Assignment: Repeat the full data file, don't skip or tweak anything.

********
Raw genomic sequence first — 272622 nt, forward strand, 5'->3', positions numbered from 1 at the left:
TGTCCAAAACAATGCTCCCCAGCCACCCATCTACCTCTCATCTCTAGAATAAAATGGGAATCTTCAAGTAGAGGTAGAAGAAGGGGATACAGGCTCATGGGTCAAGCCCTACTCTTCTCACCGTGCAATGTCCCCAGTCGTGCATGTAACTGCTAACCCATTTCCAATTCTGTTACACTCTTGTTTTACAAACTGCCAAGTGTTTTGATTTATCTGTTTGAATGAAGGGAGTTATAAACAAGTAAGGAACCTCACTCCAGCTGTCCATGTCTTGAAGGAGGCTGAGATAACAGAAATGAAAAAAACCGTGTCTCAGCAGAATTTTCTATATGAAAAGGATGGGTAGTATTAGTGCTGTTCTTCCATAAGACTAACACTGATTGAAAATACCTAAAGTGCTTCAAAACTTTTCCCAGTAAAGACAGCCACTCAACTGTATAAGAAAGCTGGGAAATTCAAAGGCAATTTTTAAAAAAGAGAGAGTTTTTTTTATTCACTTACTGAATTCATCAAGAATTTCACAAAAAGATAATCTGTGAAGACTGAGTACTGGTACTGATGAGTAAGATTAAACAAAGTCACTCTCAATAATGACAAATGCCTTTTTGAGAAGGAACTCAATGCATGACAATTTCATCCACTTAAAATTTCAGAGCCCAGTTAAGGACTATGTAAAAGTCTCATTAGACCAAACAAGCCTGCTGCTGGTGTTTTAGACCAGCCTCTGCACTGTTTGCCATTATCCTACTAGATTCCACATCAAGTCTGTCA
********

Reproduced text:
Raw genomic sequence first — 272622 nt, forward strand, 5'->3', positions numbered from 1 at the left:
TGTCCAAAACAATGCTCCCCAGCCACCCATCTACCTCTCATCTCTAGAATAAAATGGGAATCTTCAAGTAGAGGTAGAAGAAGGGGATACAGGCTCATGGGTCAAGCCCTACTCTTCTCACCGTGCAATGTCCCCAGTCGTGCATGTAACTGCTAACCCATTTCCAATTCTGTTACACTCTTGTTTTACAAACTGCCAAGTGTTTTGATTTATCTGTTTGAATGAAGGGAGTTATAAACAAGTAAGGAACCTCACTCCAGCTGTCCATGTCTTGAAGGAGGCTGAGATAACAGAAATGAAAAAAACCGTGTCTCAGCAGAATTTTCTATATGAAAAGGATGGGTAGTATTAGTGCTGTTCTTCCATAAGACTAACACTGATTGAAAATACCTAAAGTGCTTCAAAACTTTTCCCAGTAAAGACAGCCACTCAACTGTATAAGAAAGCTGGGAAATTCAAAGGCAATTTTTAAAAAAGAGAGAGTTTTTTTTATTCACTTACTGAATTCATCAAGAATTTCACAAAAAGATAATCTGTGAAGACTGAGTACTGGTACTGATGAGTAAGATTAAACAAAGTCACTCTCAATAATGACAAATGCCTTTTTGAGAAGGAACTCAATGCATGACAATTTCATCCACTTAAAATTTCAGAGCCCAGTTAAGGACTATGTAAAAGTCTCATTAGACCAAACAAGCCTGCTGCTGGTGTTTTAGACCAGCCTCTGCACTGTTTGCCATTATCCTACTAGATTCCACATCAAGTCTGTCA